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AP resources are designed to support all students and teachers—with daily instruction, practice, and feedback to help cover and connect content and skills—in any learning environment.

AP Daily

Sign in to AP Classroom to access AP Daily.

  • Made for any learning environment, AP teachers can assign these short videos on every skill and/or required reading as homework alongside topic questions, warm-ups, lectures, reviews, and more.
  • AP students can also access videos on their own for additional support.
  • Unit 1 videos are available now in AP Classroom, on your homepage under Unit 1.
  • Unit 1 and Unit 2 videos are available now in AP Classroom, with Unit 3 videos coming soon. We’ll release more units throughout the year.

AP Daily Instructors

Expert AP teachers across the country can support your course virtually:

  • Lead teacher: Dawn Knight, Westfield High School, Zionsville, IN
  • Alfonso Correa, School for the Talented and Gifted, Dallas, TX
  • Greg Jones, Duluth East High School, Duluth, MN
  • Aaron Gillego, Pine Crest School, Oakland Park, FL
  • John Zainea, Chelsea High School, Ann Arbor, MI
  • Timm Freitas, Whitinsville Christian School, Uxbridge, MA
  • Jacqueline Rackard, Broward County Public Schools, Lauderhill, FL
  • Stephanie Hyatt, Lee High School, Huntsville, AL

Higher Education Faculty Lecturers

Supplement your instruction with 30-minute videos on each unit hosted by college or university professors. Guest lecturers include:

  • Tamara Black, University of Southern California
  • Jonathan Bush, Western Michigan University
  • Irene Clark, California State University, Northridge
  • Denise Comer, Duke University
  • Thomas Hitchner, University of California, Los Angeles
  • David Jolliffe, University of Arkansas
  • Michael Neal, Florida State University
  • Carl Whithaus, University of California, Davis
  • Danielle Zawodny Wetzel, Carnegie Mellon University

 The Unit 1 Faculty Lecture is available on the AP Classroom homepage, on your course tab, as well as YouTube.

AP Classroom

Sign in to AP Classroom and explore these resources:

  • AP Daily videos are short, instructional segments with searchable captions you can:
    • Assign to students before or after class to maximize time for discussion.
    • Assign alongside topic questions to address misunderstandings.
    • Encourage students to take advantage of on their own, on mobile devices or computers.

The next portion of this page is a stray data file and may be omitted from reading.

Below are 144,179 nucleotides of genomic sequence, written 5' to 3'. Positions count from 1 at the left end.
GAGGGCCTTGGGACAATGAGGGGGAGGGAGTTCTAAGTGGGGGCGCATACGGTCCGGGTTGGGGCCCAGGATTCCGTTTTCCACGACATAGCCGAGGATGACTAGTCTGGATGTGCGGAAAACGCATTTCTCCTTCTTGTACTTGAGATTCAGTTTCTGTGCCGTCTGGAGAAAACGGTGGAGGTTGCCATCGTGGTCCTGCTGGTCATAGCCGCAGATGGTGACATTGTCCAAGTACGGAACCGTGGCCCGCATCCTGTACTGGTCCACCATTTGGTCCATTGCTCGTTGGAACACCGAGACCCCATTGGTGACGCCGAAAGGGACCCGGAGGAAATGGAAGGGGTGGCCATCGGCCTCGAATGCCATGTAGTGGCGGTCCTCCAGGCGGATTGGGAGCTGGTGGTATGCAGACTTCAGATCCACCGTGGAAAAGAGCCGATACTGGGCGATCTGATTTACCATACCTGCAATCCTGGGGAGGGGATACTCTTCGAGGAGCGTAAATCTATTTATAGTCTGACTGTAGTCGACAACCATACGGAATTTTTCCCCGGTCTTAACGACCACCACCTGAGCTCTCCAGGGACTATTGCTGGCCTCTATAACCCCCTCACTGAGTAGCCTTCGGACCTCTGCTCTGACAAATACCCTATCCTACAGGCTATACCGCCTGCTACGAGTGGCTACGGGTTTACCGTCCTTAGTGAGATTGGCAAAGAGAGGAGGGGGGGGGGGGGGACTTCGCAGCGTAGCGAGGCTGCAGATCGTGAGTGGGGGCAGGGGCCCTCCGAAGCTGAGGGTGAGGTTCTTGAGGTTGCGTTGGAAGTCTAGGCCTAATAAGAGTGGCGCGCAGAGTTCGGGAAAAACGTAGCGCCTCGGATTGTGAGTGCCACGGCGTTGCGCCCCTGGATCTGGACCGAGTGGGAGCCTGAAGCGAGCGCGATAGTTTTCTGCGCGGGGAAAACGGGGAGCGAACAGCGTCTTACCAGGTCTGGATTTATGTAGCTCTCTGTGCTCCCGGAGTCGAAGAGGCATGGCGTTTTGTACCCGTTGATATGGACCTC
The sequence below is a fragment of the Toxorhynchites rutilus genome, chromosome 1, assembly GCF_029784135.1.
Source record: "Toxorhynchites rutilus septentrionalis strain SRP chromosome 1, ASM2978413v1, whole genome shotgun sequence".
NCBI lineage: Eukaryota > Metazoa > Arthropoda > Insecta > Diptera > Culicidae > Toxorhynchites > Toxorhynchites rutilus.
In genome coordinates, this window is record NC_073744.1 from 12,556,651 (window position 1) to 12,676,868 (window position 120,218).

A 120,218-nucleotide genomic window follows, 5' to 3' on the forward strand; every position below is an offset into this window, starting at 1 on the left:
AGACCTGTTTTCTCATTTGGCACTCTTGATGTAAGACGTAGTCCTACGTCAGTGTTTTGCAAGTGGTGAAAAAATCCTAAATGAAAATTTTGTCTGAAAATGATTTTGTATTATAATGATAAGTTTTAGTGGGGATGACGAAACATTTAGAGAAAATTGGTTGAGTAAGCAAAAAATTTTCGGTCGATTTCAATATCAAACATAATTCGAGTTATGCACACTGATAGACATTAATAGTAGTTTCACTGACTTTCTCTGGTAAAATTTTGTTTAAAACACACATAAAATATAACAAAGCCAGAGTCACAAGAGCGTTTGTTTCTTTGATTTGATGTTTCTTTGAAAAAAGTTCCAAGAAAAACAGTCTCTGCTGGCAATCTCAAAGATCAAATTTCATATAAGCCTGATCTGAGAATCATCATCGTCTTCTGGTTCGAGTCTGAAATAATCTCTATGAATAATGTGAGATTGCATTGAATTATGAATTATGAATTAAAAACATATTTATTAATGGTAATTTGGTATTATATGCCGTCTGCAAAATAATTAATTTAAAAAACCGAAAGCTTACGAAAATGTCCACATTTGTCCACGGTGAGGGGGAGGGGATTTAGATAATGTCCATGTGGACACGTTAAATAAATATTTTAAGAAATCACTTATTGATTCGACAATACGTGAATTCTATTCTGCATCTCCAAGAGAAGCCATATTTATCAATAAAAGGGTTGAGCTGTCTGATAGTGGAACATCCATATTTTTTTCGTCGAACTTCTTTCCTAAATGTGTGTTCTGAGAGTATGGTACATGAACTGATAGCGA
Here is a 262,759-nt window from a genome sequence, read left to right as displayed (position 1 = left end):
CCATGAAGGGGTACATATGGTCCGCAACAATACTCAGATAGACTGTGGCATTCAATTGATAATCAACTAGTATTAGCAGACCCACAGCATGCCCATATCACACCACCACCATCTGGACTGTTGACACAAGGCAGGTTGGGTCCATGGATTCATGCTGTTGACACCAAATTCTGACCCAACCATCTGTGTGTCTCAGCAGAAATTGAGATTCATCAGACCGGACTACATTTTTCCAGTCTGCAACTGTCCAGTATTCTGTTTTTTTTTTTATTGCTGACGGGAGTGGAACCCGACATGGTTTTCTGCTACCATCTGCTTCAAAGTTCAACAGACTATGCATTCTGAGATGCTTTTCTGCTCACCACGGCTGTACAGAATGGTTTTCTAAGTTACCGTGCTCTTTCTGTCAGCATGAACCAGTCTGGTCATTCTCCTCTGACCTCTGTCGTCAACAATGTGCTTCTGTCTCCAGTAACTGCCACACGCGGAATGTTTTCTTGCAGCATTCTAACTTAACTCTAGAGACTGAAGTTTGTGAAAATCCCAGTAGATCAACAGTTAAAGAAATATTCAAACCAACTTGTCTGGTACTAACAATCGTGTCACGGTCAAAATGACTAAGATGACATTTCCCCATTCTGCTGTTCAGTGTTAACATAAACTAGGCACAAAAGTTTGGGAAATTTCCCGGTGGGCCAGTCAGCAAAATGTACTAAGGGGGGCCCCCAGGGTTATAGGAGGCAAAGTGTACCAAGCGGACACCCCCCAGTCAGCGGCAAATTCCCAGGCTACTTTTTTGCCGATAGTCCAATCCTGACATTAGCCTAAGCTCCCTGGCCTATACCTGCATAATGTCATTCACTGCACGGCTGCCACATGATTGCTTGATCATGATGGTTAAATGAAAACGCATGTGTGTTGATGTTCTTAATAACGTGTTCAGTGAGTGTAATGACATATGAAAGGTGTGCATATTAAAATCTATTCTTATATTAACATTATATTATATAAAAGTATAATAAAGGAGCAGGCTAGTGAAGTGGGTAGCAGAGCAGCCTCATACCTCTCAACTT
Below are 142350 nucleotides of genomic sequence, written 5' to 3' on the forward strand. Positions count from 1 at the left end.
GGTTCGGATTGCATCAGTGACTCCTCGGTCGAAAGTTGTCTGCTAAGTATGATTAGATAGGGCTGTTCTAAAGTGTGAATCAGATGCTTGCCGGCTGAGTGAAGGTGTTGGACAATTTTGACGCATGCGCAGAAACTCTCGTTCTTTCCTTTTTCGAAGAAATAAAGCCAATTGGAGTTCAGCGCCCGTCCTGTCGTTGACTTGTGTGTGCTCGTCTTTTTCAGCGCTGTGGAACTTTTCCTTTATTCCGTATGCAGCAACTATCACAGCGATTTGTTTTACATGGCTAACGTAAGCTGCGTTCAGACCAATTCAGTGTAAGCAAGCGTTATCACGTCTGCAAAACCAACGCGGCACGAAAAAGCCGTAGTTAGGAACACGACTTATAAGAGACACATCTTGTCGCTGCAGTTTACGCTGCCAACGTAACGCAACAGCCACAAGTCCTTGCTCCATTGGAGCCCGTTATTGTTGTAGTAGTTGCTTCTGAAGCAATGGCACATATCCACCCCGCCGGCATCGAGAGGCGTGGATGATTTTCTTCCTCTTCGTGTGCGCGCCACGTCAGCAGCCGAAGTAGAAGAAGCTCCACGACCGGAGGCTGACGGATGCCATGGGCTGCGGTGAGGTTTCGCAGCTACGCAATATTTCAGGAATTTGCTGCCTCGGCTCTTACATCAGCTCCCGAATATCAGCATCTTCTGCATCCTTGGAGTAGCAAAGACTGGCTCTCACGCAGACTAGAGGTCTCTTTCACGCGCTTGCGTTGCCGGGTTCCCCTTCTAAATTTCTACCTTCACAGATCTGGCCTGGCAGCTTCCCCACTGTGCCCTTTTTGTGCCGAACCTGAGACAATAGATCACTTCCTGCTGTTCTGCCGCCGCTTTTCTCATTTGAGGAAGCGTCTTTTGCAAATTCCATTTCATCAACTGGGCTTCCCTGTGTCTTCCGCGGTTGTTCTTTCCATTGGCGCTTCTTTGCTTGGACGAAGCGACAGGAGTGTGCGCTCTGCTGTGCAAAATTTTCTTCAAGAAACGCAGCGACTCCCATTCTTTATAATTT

• Track to see which students are watching each video in each class. 
  • Topic questions are formative questions to check student understanding as you teach. Assign topic questions to reveal student misunderstandings and target your lessons.
  • Progress checks help you gauge student knowledge and skills for each unit through:
    • multiple-choice questions with rationales explaining correct and incorrect answers, and
    • free-response questions with scoring guides to help you evaluate student work.
  • The progress dashboard highlights progress for every student and class across AP units.
  • The question bank is a searchable database of real AP questions. You can:
    • find topic questions and practice exam questions, indexed by content and skills.
    • search for any question, passage, or stimulus by text or keyword.
    • create custom quizzes that can be assigned online or on paper.

Learn how to get started in AP Classroom.

AP Community

Sign in to the AP English Community.

  • Share real-time strategies, ask questions, and collaborate with teachers worldwide.
  • Search, add, and rate teacher resources with your peers in the resource library.
  • Daily or weekly digests help you keep up with your community, wherever you are. Select all discussions or just the topics and discussion threads you choose to follow. You can also reply to discussion posts through email.

Learn more about the AP Community.

Additional Resources for AP English Language and Composition

Lessons Developed with the National Constitution Center

Argument: In this lesson, students will encounter some differing and subtle interpretations of the amendments in the Bill of Rights. They will be asked to consider these perspectives as they develop their own arguments considering historic Supreme Court cases and their own interpretations of the law. They will then be asked to develop a complete argument in essay form that considers different perspectives. Leader’s Notes (.pdf/1.59MB), Student Handbooks (.pdf/1.1MB), and handouts (.pdf/1.11MB) are available for your use.

Precision of Language: In this lesson, students will encounter historic drafts of the amendments in the Bill of Rights and examine how some of the revisions in those drafts may have affected the later interpretation of those amendments. Once students have a more developed understanding of the role of revision in clarifying a text, they will work with their own texts to do the same. Leader’s Notes (.pdf/1.46MB), Student Handbooks (.pdf/1.1MB), and handouts (.pdf/1.11MB) are available for your use.

Civic Knowledge and Action Project: Voter Registration Lesson Plan

The Civic Knowledge and Action Project is a collaboration of College Board and DoSomething.org, a nonpartisan nonprofit focused on youth-led volunteering initiatives, to develop opportunities for students to make a difference in their local communities. Through this project, we’ve created optional classroom materials to make it simple for AP English Language and Composition teachers to integrate lessons about civics and democracy into the course.

For the voter registration project, DoSomething.org will provide interested students with a voter registration toolkit, which they can use to run online voter registration drives in their school and communities. Visit the Civic Knowledge and Action Project page to help your students run online voter registration drives.

From Your AP Colleagues

Pedagogy